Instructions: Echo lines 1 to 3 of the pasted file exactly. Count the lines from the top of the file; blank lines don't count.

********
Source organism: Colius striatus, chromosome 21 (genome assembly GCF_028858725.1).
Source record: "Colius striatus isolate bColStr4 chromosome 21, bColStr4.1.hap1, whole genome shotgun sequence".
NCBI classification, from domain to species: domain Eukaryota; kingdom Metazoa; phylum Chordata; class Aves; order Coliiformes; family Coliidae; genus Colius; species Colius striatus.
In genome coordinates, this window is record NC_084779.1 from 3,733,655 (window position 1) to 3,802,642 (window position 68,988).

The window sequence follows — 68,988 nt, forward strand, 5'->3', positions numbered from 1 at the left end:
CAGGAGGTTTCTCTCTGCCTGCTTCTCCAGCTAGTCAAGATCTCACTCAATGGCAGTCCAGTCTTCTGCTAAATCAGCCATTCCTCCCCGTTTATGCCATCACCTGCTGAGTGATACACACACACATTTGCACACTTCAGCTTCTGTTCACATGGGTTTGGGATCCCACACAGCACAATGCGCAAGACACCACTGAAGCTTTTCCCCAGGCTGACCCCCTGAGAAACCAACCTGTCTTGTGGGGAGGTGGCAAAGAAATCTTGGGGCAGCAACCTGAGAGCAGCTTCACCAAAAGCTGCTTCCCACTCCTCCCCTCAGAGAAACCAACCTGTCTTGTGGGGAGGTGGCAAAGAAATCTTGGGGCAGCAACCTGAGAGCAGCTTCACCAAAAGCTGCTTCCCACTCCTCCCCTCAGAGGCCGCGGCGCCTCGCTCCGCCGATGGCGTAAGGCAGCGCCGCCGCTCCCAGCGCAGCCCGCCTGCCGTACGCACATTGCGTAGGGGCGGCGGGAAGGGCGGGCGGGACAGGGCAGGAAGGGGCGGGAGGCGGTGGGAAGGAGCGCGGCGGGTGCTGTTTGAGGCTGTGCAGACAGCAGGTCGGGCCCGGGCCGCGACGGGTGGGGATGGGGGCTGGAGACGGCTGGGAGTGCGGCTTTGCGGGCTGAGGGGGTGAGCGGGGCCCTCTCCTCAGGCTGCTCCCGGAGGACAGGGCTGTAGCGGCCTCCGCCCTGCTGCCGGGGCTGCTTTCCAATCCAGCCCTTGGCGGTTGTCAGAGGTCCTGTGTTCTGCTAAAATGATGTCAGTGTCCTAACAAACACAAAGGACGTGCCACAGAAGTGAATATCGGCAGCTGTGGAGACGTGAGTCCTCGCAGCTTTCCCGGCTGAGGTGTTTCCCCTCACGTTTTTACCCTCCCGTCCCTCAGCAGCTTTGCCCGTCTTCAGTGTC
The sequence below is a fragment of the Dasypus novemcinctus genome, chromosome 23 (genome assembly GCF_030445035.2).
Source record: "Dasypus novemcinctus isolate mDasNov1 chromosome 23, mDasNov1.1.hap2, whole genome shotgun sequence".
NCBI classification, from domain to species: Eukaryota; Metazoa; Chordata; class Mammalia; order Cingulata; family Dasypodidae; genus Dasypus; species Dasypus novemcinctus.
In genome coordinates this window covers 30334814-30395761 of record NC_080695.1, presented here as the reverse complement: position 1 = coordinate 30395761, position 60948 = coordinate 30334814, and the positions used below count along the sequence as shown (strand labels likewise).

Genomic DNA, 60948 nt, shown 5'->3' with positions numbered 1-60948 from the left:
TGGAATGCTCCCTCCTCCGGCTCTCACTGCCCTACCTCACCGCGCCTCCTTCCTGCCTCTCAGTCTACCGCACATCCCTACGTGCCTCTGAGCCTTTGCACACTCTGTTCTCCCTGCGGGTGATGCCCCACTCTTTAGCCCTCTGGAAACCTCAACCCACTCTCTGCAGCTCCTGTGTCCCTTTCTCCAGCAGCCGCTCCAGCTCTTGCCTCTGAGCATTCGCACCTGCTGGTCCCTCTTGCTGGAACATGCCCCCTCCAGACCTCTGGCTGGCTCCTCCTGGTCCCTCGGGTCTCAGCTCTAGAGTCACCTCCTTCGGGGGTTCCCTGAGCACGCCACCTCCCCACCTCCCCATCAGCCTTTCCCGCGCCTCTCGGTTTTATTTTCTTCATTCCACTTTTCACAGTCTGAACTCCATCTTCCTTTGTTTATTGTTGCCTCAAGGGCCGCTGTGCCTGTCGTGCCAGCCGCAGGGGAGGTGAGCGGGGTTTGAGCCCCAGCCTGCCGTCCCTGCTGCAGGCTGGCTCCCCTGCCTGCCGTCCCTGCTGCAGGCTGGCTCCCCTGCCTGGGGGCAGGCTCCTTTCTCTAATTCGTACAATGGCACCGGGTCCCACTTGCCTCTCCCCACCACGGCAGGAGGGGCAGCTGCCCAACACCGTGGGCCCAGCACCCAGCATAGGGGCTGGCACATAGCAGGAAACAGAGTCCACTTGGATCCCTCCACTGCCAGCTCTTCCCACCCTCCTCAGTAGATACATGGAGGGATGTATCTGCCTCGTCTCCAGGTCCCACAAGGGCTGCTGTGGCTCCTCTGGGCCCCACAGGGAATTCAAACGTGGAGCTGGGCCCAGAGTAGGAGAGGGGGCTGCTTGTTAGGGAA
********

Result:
Source organism: Colius striatus, chromosome 21 (genome assembly GCF_028858725.1).
Source record: "Colius striatus isolate bColStr4 chromosome 21, bColStr4.1.hap1, whole genome shotgun sequence".
NCBI classification, from domain to species: domain Eukaryota; kingdom Metazoa; phylum Chordata; class Aves; order Coliiformes; family Coliidae; genus Colius; species Colius striatus.